Your greatest enemy isn't what you fight, but what you fear.
Elizabeth Grey is one of the king's best witch hunters, devoted to rooting out witchcraft and doling out justice. But when she's accused of being a witch herself, Elizabeth is arrested and sentenced to burn at the stake.
Salvation comes from a man she thought was her enemy. Nicholas Perevil, the most powerful and dangerous wizard in the kingdom, offers her a deal: he will save her from execution if she can break the deadly curse that's been laid upon him.
But Nicholas and his followers know nothing of Elizabeth's witch hunting past—if they find out, the stake will be the least of her worries. And as she's thrust into the magical world of witches, ghosts, pirates, and one all-too-handsome healer, Elizabeth is forced to redefine her ideas of right and wrong, of friends and enemies, and of love and hate.
a fun light read that, in retrospect, didn't click with me super well.I first heard about The Witch Hunter because the author, Virginia Boecker, is part of the Freshman Fifteens (which you may remember as the group of 2015 debut YA authors that includes my lovely COMMON ROOM mentor Kim Liggett). At the time, it sounded like a really cool, action-packed, twisty YA fantasy—and you all know I'm always up for that. So I was ridiculously pleased to receive an ARC in the mail from Little, Brown.
|and look the title page is gorgeous|
However, I eventually decided to lower my rating because The Witch Hunter didn't hold up so well in retrospect.
While the characters were pretty endearing on the surface (resident 'mean girl' Fifer especially), none of them stood out to me as individuals I was deeply invested in. The heroine, Elizabeth, seemed serviceable but nothing special, and while I appreciate her willingness to question her own morals and address her flaws, she seemed very readily convinced to switch sides when it was convenient. Most of the side cast kind of fell flat, including the sweet but incredibly bland love interest (whose relationship with Elizabeth frankly screams instalove). Although the dialogue is cute here and there and I didn't outright hate anyone, there's not a ton of attention given to developing characters in a realistic and dynamic way, and that hurts this book overall.
I haven't read a lot of alternate history books, so when I figured out that this was one of them, I got really excited. Especially because this is an alternate spin on the Reformation in England, aka 1500s aka one of my favorite time periods ever to learn/read about. I thought that witch hunting, alternate Reformation, and magic would meld to produce an incredibly complex, layered storyworld. Unfortunately, it didn't really feel like that was the case. The magic wasn't anything all that different from what's already out there, as there wasn't a hugely original magic system. The rest of the worldbuilding wasn't that extensive, either; to me, it felt like a light fantasy world with a thin layer of semi-history on the surface. It wasn't bad worldbuilding necessarily; it just wasn't all that good, either.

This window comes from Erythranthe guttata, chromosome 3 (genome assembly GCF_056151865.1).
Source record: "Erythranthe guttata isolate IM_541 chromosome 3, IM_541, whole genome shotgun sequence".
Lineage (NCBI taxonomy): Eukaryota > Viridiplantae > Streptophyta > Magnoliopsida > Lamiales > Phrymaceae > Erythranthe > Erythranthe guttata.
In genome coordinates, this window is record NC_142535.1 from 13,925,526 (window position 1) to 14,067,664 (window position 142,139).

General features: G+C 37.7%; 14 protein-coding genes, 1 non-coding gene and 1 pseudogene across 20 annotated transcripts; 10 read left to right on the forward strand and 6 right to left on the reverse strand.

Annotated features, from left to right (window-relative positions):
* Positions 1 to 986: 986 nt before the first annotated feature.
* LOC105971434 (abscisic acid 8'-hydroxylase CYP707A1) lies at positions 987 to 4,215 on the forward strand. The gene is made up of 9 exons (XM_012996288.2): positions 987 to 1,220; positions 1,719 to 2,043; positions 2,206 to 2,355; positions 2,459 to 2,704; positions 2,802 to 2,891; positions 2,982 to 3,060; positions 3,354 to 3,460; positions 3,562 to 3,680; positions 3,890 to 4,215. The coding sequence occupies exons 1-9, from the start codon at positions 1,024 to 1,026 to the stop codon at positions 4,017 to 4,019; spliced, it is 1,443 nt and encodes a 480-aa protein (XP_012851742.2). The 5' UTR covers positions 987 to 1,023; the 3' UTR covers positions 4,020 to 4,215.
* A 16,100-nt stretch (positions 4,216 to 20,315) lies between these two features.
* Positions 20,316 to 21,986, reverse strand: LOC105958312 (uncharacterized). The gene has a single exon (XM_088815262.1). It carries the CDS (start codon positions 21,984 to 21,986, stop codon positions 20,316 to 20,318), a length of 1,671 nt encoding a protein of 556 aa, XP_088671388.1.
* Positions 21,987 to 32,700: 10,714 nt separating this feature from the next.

The prose was fairly decent in that it did its job and let scenes play out without grating on my nerves, but it didn't stand out to me as especially well-crafted. However, I do tend to focus on style a lot as a reader, so it could be just me who wasn't satisfied by the writing. Also, at times I was really annoyed because the writing style itself felt like something of an anachronism, flip-flopping between a 'historical' tone and a modern one—I don't know about you, but I don't think the word 'okay' has a place in ANY version of sixteenth-century England. (According to Google, it didn't really come into use until the mid-1800s.) Little things like that kept bothering me as I was reading, and I think these distracting inaccuracies detracted significantly from my reading experience. Then again, I nitpick a lot, so they probably won't have quite as pronounced of an effect on many other readers.
Additionally, you can kind of see the twists coming from a mile off. I say this as someone who's usually ridiculously bad at guessing plot twists. It's really, really easy to surprise me with a plot because sometimes twists can be staring me right in the face several pages in advance and I. Won't. See. Them. But in this book nothing felt all that shocking, which was a letdown because the blurb seemed like it was promising a thoroughly convoluted plot.
There's also another thing that really, really bothers me about this book that feels very problematic. It's kind of a spoiler, so I'll enclose it with a button, but it forms a large part of my reasoning behind my rating. So I feel it's my duty to inform you all.
In the book, Elizabeth has a 'relationship' with the the king of Anglia, the alternate England where the book is set. It's essentially rape. But the book never delves into the trauma that this must have caused for Elizabeth, effectively using rape as nothing more than a plot device and spending little to no time exploring Elizabeth's resulting emotions or her recovery from this abuse. The rape doesn't really factor into Elizabeth's character at all, and it's not used to discuss sexual violence in depth. To me, that's incredibly disappointing and I feel it trivializes the experiences of survivors.
I'd say give this a shot if you're looking for something quick and fun, but go in knowing that it's not perfect. If you're looking for a truly groundbreaking YA fantasy, I personally think that you'd be much better served elsewhere.
I'm quiet for a moment, enchanted by the idea of something stealing over you, settling into you, and telling you, with absolute certainty, who you are and what you're meant to do.